A firsthand account of our work on Capitol Hill during the historic House of Representatives vote to protect the Arctic Refuge.
Last week was momentous for the Arctic National Wildlife Refuge. For the first time in history, the House of Representatives passed a stand-alone bill to protect the Arctic Refuge — H.R. 1146, the ‘Arctic Cultural and Coastal Plain Protection Act’ – in a bipartisan vote of 225-193. This critical piece of legislation would restore protections that were stripped by the 2017 Tax Act that mandated oil and gas leasing in the Arctic Refuge’s Coastal Plain. Yet the work to protect the Arctic Refuge didn’t start or end with this vote.
As I spoke with members of Congress on their way to vote on the House floor, I reflected on what the passage of H.R. 1146 would mean. Years of effort by so many people had led to this historic step for restoring protections to the Arctic Refuge. However, I also realized that the work to restore protections to this invaluable landscape was far from over, given the relentless attacks from this administration.
At Alaska Wilderness League, we have been working hard to reverse the mandate of oil drilling in the Arctic Refuge since the moment it was signed into law by President Trump. This past summer, I started as an intern with the League and immediately began preparing for a vote on an amendment to the House Interior Appropriations Bill, which would have removed a provision included in the bill to hold the Trump administration accountable to its own promises. This provision required the Department of the Interior to only move forward with an Arctic Refuge lease sale if the sale raised at least half of the $1 billion in revenue the Trump administration claimed would be garnered from oil and gas leasing on the Coastal Plain. On one of my very first days, I made nearly 100 calls to congressional offices to flag this amendment and urge them to vote against it. With the help of our supporters in Congress we defeated this amendment that would’ve moved us backward on protecting the Arctic Refuge.
In September, I became the new full-time Legislative Coordinator for Alaska Wilderness League. In this role, I was immediately immersed in the League’s work on Capitol Hill around the vote on H.R. 1146. I’ll never forget the week I spent lobbying with our partners from the Gwich’in Steering Committee, who flew in from Alaska and Canada for the vote. Two of these participants were young people who left a lasting impression on me because of their incredible ability to share their stories with others.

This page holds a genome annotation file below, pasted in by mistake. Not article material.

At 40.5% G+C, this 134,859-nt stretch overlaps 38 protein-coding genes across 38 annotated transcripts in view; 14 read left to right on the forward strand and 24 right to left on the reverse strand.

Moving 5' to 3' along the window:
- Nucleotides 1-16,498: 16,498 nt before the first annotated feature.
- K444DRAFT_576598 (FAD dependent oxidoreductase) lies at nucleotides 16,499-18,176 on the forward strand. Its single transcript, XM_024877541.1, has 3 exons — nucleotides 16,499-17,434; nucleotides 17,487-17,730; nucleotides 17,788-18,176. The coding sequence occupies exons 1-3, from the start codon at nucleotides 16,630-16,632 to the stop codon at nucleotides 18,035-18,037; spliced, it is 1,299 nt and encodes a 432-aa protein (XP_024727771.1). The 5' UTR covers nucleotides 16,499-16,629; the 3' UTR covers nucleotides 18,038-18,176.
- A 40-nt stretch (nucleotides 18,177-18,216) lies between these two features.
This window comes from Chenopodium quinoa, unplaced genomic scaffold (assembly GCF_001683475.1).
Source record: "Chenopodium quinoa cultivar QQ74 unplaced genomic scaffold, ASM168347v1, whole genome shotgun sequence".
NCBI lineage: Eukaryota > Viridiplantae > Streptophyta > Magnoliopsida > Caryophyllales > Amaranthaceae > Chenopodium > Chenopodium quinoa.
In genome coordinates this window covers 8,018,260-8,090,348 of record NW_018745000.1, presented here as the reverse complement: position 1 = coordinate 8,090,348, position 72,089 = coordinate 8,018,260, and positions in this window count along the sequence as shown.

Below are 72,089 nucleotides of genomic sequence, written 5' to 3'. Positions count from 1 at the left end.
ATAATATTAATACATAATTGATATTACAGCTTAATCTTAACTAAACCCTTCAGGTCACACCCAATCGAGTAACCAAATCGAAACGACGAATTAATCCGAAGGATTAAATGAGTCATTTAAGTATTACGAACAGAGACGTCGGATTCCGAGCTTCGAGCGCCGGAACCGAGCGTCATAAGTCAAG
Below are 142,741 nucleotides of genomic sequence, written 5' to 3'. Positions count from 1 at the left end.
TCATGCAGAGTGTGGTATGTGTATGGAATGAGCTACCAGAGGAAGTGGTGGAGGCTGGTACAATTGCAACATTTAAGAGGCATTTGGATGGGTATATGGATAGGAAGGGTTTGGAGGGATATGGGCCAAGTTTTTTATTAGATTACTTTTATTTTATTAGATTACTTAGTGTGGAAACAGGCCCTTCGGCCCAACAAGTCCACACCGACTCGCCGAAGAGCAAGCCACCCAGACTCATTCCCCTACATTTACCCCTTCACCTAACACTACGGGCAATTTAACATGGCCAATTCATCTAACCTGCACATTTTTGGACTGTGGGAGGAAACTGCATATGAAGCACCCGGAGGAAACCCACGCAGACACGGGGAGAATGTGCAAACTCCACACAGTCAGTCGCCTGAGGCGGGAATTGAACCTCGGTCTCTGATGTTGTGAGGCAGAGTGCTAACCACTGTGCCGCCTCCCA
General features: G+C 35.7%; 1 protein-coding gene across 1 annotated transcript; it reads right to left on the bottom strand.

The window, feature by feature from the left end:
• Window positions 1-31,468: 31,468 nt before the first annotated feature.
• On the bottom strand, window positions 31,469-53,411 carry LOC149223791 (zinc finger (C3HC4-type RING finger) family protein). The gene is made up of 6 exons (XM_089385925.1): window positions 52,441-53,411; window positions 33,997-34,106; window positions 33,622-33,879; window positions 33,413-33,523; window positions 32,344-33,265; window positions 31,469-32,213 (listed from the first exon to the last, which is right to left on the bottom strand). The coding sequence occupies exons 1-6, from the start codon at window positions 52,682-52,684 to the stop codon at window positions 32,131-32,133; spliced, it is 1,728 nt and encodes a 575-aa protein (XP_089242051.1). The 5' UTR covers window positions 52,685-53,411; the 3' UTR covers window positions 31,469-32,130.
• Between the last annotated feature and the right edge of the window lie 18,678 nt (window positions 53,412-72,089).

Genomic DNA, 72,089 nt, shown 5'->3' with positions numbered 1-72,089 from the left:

The Gwich’in rely upon the Porcupine River caribou herd which migrates to the Coastal Plain of the Arctic Refuge to give birth to their calves. For generations they have been forced to travel to Washington, D.C. to advocate for the protection of the Arctic Refuge and their traditional way of life. I was lucky to learn from them about how this fight is about more than protecting America’s last polar bears — it is also a critical human rights issue.
The Trump administration has made it clear that they will only increase their efforts to give away our public lands to oil and gas companies. On the day that the House passed H.R. 1146, the Department of the Interior struck back by releasing their final Environmental Impact Statement on Arctic Refuge drilling, which identified the most aggressive alternative possible. They aim to lease the entire coastal plain – where polar bears den and the Porcupine caribou calve and raise their young – to oil drilling. The first sale is planned before the end of 2019.
This is why we are continuing to work as hard as ever to gain protections for the Arctic Refuge.
The same week that the House vote occurred the Senate introduced a bill, S. 2461, that would designate the Coastal Plain of the Arctic Refuge as wilderness. As we move forward from this exciting moment, we are committed to doing the work necessary to gain permanent protections for the Arctic Refuge, and we have significant momentum in that fight.
Find out how your representative voted on H.R. 1146 and send them a message!